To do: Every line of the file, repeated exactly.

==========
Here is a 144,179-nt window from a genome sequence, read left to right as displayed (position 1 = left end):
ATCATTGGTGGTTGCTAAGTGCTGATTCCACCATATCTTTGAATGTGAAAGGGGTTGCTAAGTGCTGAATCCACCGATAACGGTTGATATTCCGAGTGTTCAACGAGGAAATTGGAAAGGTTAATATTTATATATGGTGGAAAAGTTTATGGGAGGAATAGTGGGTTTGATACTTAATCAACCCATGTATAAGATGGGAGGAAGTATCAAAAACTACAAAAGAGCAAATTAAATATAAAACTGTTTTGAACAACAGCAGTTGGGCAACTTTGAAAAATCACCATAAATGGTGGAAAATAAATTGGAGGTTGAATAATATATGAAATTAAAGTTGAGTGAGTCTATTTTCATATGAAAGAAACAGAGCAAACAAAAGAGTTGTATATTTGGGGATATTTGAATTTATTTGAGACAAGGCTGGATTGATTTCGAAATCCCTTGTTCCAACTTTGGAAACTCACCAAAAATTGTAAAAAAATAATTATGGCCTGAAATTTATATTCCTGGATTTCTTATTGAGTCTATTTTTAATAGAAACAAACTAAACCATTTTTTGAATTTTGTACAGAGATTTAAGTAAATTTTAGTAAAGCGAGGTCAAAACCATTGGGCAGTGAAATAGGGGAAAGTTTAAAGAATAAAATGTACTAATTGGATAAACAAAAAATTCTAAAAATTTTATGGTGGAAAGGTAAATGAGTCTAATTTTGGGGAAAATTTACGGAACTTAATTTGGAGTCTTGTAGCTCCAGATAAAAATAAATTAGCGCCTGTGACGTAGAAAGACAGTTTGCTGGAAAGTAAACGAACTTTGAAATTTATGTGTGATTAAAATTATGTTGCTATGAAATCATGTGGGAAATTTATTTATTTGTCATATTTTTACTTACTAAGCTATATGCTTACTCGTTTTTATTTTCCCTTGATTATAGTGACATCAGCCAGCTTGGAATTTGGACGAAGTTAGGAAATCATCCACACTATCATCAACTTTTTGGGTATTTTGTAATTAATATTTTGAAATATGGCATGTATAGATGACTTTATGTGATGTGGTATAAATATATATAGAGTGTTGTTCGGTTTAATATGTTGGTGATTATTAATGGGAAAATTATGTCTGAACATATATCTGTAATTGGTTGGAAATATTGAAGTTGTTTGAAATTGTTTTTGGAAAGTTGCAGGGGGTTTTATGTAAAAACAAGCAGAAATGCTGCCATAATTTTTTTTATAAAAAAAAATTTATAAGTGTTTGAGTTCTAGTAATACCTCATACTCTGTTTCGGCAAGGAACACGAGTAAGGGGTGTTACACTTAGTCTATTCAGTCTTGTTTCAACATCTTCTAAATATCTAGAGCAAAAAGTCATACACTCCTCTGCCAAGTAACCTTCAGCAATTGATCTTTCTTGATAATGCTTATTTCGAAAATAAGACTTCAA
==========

Here is a 144,179-nt window from a genome sequence, read left to right as displayed (position 1 = left end):
ATCATTGGTGGTTGCTAAGTGCTGATTCCACCATATCTTTGAATGTGAAAGGGGTTGCTAAGTGCTGAATCCACCGATAACGGTTGATATTCCGAGTGTTCAACGAGGAAATTGGAAAGGTTAATATTTATATATGGTGGAAAAGTTTATGGGAGGAATAGTGGGTTTGATACTTAATCAACCCATGTATAAGATGGGAGGAAGTATCAAAAACTACAAAAGAGCAAATTAAATATAAAACTGTTTTGAACAACAGCAGTTGGGCAACTTTGAAAAATCACCATAAATGGTGGAAAATAAATTGGAGGTTGAATAATATATGAAATTAAAGTTGAGTGAGTCTATTTTCATATGAAAGAAACAGAGCAAACAAAAGAGTTGTATATTTGGGGATATTTGAATTTATTTGAGACAAGGCTGGATTGATTTCGAAATCCCTTGTTCCAACTTTGGAAACTCACCAAAAATTGTAAAAAAATAATTATGGCCTGAAATTTATATTCCTGGATTTCTTATTGAGTCTATTTTTAATAGAAACAAACTAAACCATTTTTTGAATTTTGTACAGAGATTTAAGTAAATTTTAGTAAAGCGAGGTCAAAACCATTGGGCAGTGAAATAGGGGAAAGTTTAAAGAATAAAATGTACTAATTGGATAAACAAAAAATTCTAAAAATTTTATGGTGGAAAGGTAAATGAGTCTAATTTTGGGGAAAATTTACGGAACTTAATTTGGAGTCTTGTAGCTCCAGATAAAAATAAATTAGCGCCTGTGACGTAGAAAGACAGTTTGCTGGAAAGTAAACGAACTTTGAAATTTATGTGTGATTAAAATTATGTTGCTATGAAATCATGTGGGAAATTTATTTATTTGTCATATTTTTACTTACTAAGCTATATGCTTACTCGTTTTTATTTTCCCTTGATTATAGTGACATCAGCCAGCTTGGAATTTGGACGAAGTTAGGAAATCATCCACACTATCATCAACTTTTTGGGTATTTTGTAATTAATATTTTGAAATATGGCATGTATAGATGACTTTATGTGATGTGGTATAAATATATATAGAGTGTTGTTCGGTTTAATATGTTGGTGATTATTAATGGGAAAATTATGTCTGAACATATATCTGTAATTGGTTGGAAATATTGAAGTTGTTTGAAATTGTTTTTGGAAAGTTGCAGGGGGTTTTATGTAAAAACAAGCAGAAATGCTGCCATAATTTTTTTTATAAAAAAAAATTTATAAGTGTTTGAGTTCTAGTAATACCTCATACTCTGTTTCGGCAAGGAACACGAGTAAGGGGTGTTACACTTAGTCTATTCAGTCTTGTTTCAACATCTTCTAAATATCTAGAGCAAAAAGTCATACACTCCTCTGCCAAGTAACCTTCAGCAATTGATCTTTCTTGATAATGCTTATTTCGAAAATAAGACTTCAA